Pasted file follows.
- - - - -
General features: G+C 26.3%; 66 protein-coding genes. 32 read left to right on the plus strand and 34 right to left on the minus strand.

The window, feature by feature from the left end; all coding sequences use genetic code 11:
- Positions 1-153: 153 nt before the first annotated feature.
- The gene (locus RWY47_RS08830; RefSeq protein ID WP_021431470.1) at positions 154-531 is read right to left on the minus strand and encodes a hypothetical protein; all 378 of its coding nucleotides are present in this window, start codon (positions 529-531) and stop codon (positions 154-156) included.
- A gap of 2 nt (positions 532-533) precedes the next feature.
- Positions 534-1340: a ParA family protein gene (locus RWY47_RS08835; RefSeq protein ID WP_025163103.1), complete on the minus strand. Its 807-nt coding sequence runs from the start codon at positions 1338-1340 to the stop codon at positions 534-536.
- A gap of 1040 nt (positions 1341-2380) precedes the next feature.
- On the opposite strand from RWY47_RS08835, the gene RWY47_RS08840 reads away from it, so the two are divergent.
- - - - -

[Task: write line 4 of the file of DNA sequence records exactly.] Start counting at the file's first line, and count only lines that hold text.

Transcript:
- The gene (locus RWY47_RS08830; RefSeq protein ID WP_021431470.1) at positions 154-531 is read right to left on the minus strand and encodes a hypothetical protein; all 378 of its coding nucleotides are present in this window, start codon (positions 529-531) and stop codon (positions 154-156) included.